- Gilbane Building Co. has turned one of its projects, the first new academic building at Wentworth Institute of Technology in Boston in 45 years, into a hands-on construction and design learning experience for some students there.
- During construction of the Wentworth building, students have so far amassed 4,500 learning hours through site tours, evening lectures about construction and design topics and guest lectures. Some subjects Gilbane has presented, in association with construction industry partners, include the LEAN construction method, construction risk management and environmental engineering. Gilbane, according to Wentworth officials, has also made available its staff to discuss real-world applications for topics students are learning at the technical institute.
- When complete, the academic building will house a construction innovation center, which will promote collaboration between students, alumni, the community and the industry. The new facility will also be home to Wentworth’s new biological engineering program, the existing civil engineering program, labs and other programs.
Construction education, whether part of career and technical training or a traditional four-year degree program, usually includes some involvement from the local construction, engineering and design community.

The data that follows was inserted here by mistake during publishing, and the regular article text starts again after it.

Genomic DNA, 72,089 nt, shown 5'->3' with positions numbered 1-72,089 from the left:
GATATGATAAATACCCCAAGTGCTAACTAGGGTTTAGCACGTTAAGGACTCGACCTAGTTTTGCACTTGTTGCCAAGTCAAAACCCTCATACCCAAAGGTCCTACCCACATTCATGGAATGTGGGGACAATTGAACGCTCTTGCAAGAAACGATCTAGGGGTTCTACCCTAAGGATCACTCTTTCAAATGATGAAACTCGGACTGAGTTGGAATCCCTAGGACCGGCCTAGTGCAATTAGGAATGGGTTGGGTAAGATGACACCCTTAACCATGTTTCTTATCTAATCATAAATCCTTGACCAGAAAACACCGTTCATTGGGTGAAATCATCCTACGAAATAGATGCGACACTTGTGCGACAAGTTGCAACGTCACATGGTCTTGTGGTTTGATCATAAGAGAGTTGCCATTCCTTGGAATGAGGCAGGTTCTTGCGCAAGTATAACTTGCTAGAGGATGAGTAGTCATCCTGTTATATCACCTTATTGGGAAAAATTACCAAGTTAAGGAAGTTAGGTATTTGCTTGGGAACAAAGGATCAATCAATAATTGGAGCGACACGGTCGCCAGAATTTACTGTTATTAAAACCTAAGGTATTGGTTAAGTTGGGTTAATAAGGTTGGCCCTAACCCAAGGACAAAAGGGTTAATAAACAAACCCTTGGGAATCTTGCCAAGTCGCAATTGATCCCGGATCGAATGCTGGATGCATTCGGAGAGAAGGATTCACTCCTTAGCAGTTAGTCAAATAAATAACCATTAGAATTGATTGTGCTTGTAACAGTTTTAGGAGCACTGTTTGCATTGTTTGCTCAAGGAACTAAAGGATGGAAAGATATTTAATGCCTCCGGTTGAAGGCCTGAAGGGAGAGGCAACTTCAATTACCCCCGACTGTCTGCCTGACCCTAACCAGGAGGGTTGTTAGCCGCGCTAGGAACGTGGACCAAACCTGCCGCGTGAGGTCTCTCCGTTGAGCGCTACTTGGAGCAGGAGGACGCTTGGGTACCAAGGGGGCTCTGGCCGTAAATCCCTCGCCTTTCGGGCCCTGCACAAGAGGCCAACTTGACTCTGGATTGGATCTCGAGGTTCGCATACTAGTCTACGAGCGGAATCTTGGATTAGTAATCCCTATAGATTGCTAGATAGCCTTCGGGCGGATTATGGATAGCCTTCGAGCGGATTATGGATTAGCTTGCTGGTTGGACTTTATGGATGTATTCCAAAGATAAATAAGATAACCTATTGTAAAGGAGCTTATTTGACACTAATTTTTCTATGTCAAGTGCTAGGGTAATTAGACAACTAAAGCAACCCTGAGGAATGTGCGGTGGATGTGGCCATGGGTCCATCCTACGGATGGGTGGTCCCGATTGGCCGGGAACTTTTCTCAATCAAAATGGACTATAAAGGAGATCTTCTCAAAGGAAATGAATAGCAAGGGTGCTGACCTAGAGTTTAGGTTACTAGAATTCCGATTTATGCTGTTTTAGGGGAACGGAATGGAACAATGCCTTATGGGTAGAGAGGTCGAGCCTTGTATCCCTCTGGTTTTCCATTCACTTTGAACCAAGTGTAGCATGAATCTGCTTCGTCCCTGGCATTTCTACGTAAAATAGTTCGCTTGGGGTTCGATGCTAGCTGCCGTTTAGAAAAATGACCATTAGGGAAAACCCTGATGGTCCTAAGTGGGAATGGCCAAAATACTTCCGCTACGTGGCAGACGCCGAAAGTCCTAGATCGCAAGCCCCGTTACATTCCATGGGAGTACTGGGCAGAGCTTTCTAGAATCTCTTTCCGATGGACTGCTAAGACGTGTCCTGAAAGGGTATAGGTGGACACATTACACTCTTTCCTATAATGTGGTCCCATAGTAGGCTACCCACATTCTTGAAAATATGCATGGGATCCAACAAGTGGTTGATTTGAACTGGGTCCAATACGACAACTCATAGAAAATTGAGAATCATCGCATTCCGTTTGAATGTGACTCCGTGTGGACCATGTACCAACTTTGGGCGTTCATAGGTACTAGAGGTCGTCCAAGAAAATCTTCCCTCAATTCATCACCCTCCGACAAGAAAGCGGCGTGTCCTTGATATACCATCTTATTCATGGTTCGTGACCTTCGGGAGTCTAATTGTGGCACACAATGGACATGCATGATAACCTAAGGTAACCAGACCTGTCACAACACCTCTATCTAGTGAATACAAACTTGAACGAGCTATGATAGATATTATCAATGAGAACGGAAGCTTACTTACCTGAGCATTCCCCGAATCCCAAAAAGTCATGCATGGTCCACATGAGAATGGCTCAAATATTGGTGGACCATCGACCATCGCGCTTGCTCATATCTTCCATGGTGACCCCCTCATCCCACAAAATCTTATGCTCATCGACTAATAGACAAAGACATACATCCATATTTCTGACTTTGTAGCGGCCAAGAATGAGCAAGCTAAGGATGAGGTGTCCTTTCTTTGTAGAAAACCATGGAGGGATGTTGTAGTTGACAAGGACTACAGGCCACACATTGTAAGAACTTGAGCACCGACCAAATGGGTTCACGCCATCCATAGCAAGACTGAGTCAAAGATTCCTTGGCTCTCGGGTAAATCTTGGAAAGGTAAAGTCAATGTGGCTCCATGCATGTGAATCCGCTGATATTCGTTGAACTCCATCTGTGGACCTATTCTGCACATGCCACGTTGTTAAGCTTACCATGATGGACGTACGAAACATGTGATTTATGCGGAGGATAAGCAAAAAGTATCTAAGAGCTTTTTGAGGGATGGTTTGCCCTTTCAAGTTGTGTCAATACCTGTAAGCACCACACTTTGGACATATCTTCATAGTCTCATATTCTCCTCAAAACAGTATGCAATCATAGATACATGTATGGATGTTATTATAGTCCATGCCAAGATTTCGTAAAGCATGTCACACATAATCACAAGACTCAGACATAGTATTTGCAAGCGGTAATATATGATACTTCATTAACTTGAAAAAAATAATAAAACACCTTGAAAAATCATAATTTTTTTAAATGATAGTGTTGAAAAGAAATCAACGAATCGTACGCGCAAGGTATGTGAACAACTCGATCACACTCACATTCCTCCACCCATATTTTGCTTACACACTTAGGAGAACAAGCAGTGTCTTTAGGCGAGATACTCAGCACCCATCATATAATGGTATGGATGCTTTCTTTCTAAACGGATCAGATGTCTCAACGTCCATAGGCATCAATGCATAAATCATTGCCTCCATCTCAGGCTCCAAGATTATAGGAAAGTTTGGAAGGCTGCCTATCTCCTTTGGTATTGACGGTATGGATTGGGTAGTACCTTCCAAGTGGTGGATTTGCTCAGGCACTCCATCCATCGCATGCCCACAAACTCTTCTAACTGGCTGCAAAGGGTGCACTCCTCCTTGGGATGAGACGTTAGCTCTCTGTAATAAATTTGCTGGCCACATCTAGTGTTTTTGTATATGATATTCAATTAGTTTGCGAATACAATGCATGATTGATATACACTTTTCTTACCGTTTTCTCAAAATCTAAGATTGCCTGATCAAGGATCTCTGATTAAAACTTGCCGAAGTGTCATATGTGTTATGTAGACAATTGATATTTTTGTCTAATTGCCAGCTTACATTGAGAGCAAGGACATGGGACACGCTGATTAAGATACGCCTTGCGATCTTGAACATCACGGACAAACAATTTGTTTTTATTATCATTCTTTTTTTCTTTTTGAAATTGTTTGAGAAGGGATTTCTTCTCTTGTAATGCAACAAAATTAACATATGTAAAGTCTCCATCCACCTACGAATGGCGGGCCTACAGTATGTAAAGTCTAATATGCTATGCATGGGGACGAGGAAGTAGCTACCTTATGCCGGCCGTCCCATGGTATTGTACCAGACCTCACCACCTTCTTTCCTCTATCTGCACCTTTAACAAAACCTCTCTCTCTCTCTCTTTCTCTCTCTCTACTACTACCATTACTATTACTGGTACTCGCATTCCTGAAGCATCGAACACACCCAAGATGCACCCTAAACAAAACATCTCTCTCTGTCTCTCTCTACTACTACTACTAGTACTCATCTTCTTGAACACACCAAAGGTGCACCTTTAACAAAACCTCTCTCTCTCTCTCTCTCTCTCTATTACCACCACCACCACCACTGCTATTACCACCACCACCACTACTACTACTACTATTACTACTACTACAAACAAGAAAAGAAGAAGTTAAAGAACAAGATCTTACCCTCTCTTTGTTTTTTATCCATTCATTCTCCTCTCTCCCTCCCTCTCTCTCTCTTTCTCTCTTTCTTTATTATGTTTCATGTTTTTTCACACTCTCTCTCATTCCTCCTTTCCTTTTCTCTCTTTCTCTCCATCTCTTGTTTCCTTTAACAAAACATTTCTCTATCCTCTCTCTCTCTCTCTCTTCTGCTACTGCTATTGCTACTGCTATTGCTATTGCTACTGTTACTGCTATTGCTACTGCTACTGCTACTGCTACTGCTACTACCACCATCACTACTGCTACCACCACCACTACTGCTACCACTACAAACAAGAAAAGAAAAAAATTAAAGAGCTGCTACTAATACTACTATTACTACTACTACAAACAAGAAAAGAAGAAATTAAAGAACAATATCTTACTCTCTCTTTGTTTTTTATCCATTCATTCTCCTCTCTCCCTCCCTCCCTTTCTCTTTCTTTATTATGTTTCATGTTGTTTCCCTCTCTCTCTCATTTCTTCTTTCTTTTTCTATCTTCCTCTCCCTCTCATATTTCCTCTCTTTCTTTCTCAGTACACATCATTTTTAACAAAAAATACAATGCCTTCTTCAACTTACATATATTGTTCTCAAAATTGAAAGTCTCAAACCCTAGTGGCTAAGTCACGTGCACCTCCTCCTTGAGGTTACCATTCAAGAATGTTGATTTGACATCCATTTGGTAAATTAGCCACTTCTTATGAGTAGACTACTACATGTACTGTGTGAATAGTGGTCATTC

For example, the advisory board at Autry Technology Center in Enid, Oklahoma, is comprised of members of the local construction community who help direct training programs for high school and adult students to prepare them for employment in the trades and to chip away at the labor shortage. Business partners also assist the center in its annual house-building project in which students build a house that they then auction off.
And like many traditional four-year college construction education programs, University of Florida's College of Design, Construction and Planning relies heavily on industry partners for internship programs and career placement once students have graduated. According to the statistics regarding the UF's M.E. Rinker Sr. School of Construction Management's 2017 graduates, industry relationships pay off for students.
Within one month of graduation, all UF construction students who responded to the university's graduation survey were employed. More than 73% found their job through a university job fair and 75% started working full time at the same company where they had done a summer internship. The entry-level position for the majority of the graduates was project engineer, and the annual average starting salary was a little more than $60,000.